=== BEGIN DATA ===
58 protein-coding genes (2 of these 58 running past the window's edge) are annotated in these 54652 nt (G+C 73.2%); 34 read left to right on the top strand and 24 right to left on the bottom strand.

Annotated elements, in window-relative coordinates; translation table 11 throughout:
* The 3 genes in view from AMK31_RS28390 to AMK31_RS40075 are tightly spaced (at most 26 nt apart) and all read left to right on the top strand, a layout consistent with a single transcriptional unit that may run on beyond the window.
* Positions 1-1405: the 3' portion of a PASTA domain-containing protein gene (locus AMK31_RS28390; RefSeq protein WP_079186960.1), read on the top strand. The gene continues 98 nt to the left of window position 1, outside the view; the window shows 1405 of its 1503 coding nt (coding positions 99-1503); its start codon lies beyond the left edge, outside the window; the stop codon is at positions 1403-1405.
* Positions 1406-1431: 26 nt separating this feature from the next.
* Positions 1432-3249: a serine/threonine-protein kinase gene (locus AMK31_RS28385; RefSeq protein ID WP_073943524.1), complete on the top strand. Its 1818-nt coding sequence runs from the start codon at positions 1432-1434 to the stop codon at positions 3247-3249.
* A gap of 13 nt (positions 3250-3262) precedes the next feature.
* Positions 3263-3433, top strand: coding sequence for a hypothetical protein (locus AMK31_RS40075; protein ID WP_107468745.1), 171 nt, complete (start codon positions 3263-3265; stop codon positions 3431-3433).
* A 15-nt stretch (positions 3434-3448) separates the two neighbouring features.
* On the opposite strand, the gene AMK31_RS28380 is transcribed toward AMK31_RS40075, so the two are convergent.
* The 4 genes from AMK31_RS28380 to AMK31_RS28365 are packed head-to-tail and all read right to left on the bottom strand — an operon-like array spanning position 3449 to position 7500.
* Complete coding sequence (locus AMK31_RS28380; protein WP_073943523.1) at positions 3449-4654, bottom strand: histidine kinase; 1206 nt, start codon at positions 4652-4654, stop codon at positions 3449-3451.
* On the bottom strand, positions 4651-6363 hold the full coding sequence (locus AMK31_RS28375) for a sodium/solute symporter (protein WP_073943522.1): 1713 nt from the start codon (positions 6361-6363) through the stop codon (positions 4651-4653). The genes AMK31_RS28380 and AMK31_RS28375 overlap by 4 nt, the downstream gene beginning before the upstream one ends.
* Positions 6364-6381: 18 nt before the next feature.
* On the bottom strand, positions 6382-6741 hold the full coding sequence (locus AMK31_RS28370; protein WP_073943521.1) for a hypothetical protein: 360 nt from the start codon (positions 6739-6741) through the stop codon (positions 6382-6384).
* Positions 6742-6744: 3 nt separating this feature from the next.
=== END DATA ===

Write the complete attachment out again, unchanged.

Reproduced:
58 protein-coding genes (2 of these 58 running past the window's edge) are annotated in these 54652 nt (G+C 73.2%); 34 read left to right on the top strand and 24 right to left on the bottom strand.

Annotated elements, in window-relative coordinates; translation table 11 throughout:
* The 3 genes in view from AMK31_RS28390 to AMK31_RS40075 are tightly spaced (at most 26 nt apart) and all read left to right on the top strand, a layout consistent with a single transcriptional unit that may run on beyond the window.
* Positions 1-1405: the 3' portion of a PASTA domain-containing protein gene (locus AMK31_RS28390; RefSeq protein WP_079186960.1), read on the top strand. The gene continues 98 nt to the left of window position 1, outside the view; the window shows 1405 of its 1503 coding nt (coding positions 99-1503); its start codon lies beyond the left edge, outside the window; the stop codon is at positions 1403-1405.
* Positions 1406-1431: 26 nt separating this feature from the next.
* Positions 1432-3249: a serine/threonine-protein kinase gene (locus AMK31_RS28385; RefSeq protein ID WP_073943524.1), complete on the top strand. Its 1818-nt coding sequence runs from the start codon at positions 1432-1434 to the stop codon at positions 3247-3249.
* A gap of 13 nt (positions 3250-3262) precedes the next feature.
* Positions 3263-3433, top strand: coding sequence for a hypothetical protein (locus AMK31_RS40075; protein ID WP_107468745.1), 171 nt, complete (start codon positions 3263-3265; stop codon positions 3431-3433).
* A 15-nt stretch (positions 3434-3448) separates the two neighbouring features.
* On the opposite strand, the gene AMK31_RS28380 is transcribed toward AMK31_RS40075, so the two are convergent.
* The 4 genes from AMK31_RS28380 to AMK31_RS28365 are packed head-to-tail and all read right to left on the bottom strand — an operon-like array spanning position 3449 to position 7500.
* Complete coding sequence (locus AMK31_RS28380; protein WP_073943523.1) at positions 3449-4654, bottom strand: histidine kinase; 1206 nt, start codon at positions 4652-4654, stop codon at positions 3449-3451.
* On the bottom strand, positions 4651-6363 hold the full coding sequence (locus AMK31_RS28375) for a sodium/solute symporter (protein WP_073943522.1): 1713 nt from the start codon (positions 6361-6363) through the stop codon (positions 4651-4653). The genes AMK31_RS28380 and AMK31_RS28375 overlap by 4 nt, the downstream gene beginning before the upstream one ends.
* Positions 6364-6381: 18 nt before the next feature.
* On the bottom strand, positions 6382-6741 hold the full coding sequence (locus AMK31_RS28370; protein WP_073943521.1) for a hypothetical protein: 360 nt from the start codon (positions 6739-6741) through the stop codon (positions 6382-6384).
* Positions 6742-6744: 3 nt separating this feature from the next.